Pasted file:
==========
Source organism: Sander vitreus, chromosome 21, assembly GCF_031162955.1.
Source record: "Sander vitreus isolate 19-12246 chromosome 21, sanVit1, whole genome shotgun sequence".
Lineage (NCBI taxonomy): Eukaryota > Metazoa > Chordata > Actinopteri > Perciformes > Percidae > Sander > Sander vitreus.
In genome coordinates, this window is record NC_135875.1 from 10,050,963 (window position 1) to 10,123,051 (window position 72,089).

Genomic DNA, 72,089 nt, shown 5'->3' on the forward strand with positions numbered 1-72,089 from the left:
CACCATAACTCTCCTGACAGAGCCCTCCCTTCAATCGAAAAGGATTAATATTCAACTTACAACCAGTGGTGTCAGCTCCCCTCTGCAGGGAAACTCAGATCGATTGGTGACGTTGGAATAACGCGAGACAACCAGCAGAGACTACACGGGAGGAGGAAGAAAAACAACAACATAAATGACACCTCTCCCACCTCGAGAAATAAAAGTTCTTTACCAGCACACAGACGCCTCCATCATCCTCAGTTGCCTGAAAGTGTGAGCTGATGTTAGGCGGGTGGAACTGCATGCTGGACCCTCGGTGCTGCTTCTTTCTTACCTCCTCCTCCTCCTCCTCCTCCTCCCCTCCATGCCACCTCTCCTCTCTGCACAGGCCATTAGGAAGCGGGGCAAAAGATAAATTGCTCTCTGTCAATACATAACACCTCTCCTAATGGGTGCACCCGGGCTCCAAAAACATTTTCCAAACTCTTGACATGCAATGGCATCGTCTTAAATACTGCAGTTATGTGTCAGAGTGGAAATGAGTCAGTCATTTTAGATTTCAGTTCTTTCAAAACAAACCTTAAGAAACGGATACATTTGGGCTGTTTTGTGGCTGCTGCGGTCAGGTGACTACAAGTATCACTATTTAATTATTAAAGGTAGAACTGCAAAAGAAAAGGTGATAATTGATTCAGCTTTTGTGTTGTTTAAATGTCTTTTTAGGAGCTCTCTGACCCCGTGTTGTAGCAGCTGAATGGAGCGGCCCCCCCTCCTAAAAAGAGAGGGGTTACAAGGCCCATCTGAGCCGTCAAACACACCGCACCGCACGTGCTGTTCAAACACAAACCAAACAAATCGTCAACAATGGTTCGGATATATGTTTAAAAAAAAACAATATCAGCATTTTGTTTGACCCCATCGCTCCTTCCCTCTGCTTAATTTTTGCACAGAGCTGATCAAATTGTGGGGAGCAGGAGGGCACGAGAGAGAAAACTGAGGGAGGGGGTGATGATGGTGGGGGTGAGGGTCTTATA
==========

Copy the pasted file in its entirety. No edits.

Source organism: Sander vitreus, chromosome 21, assembly GCF_031162955.1.
Source record: "Sander vitreus isolate 19-12246 chromosome 21, sanVit1, whole genome shotgun sequence".
Lineage (NCBI taxonomy): Eukaryota > Metazoa > Chordata > Actinopteri > Perciformes > Percidae > Sander > Sander vitreus.
In genome coordinates, this window is record NC_135875.1 from 10,050,963 (window position 1) to 10,123,051 (window position 72,089).

Genomic DNA, 72,089 nt, shown 5'->3' on the forward strand with positions numbered 1-72,089 from the left:
CACCATAACTCTCCTGACAGAGCCCTCCCTTCAATCGAAAAGGATTAATATTCAACTTACAACCAGTGGTGTCAGCTCCCCTCTGCAGGGAAACTCAGATCGATTGGTGACGTTGGAATAACGCGAGACAACCAGCAGAGACTACACGGGAGGAGGAAGAAAAACAACAACATAAATGACACCTCTCCCACCTCGAGAAATAAAAGTTCTTTACCAGCACACAGACGCCTCCATCATCCTCAGTTGCCTGAAAGTGTGAGCTGATGTTAGGCGGGTGGAACTGCATGCTGGACCCTCGGTGCTGCTTCTTTCTTACCTCCTCCTCCTCCTCCTCCTCCTCCCCTCCATGCCACCTCTCCTCTCTGCACAGGCCATTAGGAAGCGGGGCAAAAGATAAATTGCTCTCTGTCAATACATAACACCTCTCCTAATGGGTGCACCCGGGCTCCAAAAACATTTTCCAAACTCTTGACATGCAATGGCATCGTCTTAAATACTGCAGTTATGTGTCAGAGTGGAAATGAGTCAGTCATTTTAGATTTCAGTTCTTTCAAAACAAACCTTAAGAAACGGATACATTTGGGCTGTTTTGTGGCTGCTGCGGTCAGGTGACTACAAGTATCACTATTTAATTATTAAAGGTAGAACTGCAAAAGAAAAGGTGATAATTGATTCAGCTTTTGTGTTGTTTAAATGTCTTTTTAGGAGCTCTCTGACCCCGTGTTGTAGCAGCTGAATGGAGCGGCCCCCCCTCCTAAAAAGAGAGGGGTTACAAGGCCCATCTGAGCCGTCAAACACACCGCACCGCACGTGCTGTTCAAACACAAACCAAACAAATCGTCAACAATGGTTCGGATATATGTTTAAAAAAAAACAATATCAGCATTTTGTTTGACCCCATCGCTCCTTCCCTCTGCTTAATTTTTGCACAGAGCTGATCAAATTGTGGGGAGCAGGAGGGCACGAGAGAGAAAACTGAGGGAGGGGGTGATGATGGTGGGGGTGAGGGTCTTATA